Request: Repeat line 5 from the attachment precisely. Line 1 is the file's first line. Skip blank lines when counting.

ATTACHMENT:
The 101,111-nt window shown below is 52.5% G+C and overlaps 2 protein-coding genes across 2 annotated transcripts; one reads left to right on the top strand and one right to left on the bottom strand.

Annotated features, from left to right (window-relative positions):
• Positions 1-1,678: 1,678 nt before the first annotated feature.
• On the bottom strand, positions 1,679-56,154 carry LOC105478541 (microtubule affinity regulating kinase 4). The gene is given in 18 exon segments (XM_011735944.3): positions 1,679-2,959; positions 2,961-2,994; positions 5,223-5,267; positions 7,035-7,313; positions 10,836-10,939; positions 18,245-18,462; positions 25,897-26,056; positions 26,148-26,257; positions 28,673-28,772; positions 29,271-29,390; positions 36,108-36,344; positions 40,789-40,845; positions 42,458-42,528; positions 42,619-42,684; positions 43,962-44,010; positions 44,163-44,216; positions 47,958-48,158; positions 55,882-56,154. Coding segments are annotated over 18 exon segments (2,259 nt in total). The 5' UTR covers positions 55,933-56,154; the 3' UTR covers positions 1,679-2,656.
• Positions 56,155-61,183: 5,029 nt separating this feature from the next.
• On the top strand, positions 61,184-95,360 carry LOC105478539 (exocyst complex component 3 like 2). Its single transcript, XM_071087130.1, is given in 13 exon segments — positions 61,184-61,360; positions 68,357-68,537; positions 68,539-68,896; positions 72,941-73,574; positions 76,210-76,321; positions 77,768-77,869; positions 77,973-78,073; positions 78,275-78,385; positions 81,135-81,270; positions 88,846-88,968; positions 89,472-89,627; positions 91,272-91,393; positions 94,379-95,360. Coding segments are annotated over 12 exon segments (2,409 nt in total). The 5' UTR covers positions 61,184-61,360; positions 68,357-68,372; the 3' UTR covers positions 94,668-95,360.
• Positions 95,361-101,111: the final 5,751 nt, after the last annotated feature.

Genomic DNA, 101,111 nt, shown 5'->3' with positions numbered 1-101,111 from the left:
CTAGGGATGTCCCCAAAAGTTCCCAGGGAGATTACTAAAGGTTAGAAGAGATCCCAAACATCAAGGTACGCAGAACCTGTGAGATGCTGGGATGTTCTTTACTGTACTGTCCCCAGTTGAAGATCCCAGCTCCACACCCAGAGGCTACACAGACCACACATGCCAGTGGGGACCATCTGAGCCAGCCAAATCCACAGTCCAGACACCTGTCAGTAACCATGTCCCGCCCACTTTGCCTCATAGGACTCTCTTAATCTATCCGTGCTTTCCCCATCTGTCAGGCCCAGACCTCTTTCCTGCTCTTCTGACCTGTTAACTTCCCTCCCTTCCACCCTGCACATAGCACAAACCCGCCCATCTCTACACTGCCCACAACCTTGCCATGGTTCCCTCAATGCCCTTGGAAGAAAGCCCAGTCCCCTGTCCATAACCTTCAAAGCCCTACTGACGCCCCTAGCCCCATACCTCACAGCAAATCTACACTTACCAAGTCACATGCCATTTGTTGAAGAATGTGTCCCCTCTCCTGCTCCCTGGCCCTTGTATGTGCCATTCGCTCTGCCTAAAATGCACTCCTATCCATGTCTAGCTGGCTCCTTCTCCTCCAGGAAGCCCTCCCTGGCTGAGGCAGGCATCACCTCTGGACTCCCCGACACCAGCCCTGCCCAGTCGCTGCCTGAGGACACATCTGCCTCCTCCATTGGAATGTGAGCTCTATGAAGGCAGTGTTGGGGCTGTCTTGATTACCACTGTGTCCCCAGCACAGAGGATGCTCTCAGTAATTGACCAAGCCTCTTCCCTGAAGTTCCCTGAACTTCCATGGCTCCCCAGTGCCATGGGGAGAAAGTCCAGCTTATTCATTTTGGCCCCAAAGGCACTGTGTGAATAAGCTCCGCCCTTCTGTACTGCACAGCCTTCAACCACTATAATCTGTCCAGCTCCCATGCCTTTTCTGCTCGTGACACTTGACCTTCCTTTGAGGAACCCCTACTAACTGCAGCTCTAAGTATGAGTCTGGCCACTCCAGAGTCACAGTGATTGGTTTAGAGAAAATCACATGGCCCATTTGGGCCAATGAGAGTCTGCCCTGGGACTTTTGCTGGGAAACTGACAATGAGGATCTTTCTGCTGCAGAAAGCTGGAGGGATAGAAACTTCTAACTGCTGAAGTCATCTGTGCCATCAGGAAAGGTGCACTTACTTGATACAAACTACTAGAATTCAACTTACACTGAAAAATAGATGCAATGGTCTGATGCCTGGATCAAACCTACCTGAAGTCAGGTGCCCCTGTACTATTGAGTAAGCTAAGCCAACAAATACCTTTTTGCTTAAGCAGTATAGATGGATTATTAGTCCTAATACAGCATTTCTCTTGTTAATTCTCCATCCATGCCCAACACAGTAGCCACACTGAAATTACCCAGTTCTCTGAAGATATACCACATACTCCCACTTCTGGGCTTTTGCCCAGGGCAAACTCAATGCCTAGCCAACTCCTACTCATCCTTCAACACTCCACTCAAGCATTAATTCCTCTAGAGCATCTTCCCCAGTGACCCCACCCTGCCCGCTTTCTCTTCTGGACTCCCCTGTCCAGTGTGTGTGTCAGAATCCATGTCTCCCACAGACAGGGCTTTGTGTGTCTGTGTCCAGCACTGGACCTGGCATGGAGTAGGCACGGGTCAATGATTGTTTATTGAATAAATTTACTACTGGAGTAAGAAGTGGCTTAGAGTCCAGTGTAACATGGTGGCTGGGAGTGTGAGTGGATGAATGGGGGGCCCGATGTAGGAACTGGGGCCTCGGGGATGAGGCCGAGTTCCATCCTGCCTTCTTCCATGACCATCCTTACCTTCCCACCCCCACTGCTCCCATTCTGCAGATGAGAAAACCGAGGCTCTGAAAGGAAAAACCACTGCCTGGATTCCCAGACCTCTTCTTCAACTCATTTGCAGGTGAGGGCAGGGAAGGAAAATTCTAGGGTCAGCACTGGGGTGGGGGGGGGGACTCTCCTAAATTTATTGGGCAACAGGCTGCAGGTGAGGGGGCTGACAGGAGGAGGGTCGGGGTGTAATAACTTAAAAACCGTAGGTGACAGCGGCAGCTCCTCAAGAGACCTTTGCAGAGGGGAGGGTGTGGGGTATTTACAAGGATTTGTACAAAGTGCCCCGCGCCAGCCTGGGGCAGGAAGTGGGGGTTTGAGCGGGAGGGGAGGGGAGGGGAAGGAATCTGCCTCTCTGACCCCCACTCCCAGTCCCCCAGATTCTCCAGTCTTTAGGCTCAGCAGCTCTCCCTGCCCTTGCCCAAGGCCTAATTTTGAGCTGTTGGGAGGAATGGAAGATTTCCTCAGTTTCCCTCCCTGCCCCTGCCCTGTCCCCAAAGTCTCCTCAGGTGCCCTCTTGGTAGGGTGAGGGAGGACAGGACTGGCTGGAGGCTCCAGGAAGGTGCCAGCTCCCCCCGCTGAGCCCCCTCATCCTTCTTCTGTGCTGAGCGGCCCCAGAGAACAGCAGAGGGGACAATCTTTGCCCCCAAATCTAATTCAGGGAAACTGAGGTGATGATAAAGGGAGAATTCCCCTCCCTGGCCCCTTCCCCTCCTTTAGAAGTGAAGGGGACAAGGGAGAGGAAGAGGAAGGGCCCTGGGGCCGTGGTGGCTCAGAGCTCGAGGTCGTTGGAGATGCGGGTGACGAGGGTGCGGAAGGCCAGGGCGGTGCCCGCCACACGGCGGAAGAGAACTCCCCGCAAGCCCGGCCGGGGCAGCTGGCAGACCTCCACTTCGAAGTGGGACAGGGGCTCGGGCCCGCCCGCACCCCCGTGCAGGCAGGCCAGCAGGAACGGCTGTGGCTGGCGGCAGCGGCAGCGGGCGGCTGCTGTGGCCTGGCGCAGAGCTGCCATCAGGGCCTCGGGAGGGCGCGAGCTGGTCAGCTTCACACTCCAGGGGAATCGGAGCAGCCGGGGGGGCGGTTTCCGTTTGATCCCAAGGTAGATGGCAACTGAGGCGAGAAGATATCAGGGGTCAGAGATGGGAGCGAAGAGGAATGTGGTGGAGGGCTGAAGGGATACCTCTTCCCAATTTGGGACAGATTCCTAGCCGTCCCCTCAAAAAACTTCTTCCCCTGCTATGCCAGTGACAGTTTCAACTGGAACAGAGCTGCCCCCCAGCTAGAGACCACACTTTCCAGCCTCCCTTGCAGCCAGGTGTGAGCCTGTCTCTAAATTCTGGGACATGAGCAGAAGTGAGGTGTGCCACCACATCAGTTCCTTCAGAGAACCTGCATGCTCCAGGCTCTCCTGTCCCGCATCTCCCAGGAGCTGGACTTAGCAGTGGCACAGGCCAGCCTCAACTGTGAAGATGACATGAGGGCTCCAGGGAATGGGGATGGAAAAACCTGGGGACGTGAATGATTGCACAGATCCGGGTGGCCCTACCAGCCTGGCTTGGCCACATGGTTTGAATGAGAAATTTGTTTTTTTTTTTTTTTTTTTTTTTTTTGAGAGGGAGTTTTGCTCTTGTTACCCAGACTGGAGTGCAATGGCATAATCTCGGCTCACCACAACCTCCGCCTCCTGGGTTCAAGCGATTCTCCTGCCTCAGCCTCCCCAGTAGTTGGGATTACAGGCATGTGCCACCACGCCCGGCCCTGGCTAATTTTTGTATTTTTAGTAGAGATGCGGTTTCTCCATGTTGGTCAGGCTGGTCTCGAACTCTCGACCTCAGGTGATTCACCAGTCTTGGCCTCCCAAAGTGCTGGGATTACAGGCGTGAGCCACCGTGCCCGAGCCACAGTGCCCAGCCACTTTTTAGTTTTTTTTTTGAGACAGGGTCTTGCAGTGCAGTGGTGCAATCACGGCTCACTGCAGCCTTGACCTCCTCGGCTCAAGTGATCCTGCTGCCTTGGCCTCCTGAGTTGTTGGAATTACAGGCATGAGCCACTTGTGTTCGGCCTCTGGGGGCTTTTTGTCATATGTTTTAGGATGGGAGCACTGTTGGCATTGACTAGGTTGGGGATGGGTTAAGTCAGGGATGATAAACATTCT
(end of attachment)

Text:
• Positions 56,155-61,183: 5,029 nt separating this feature from the next.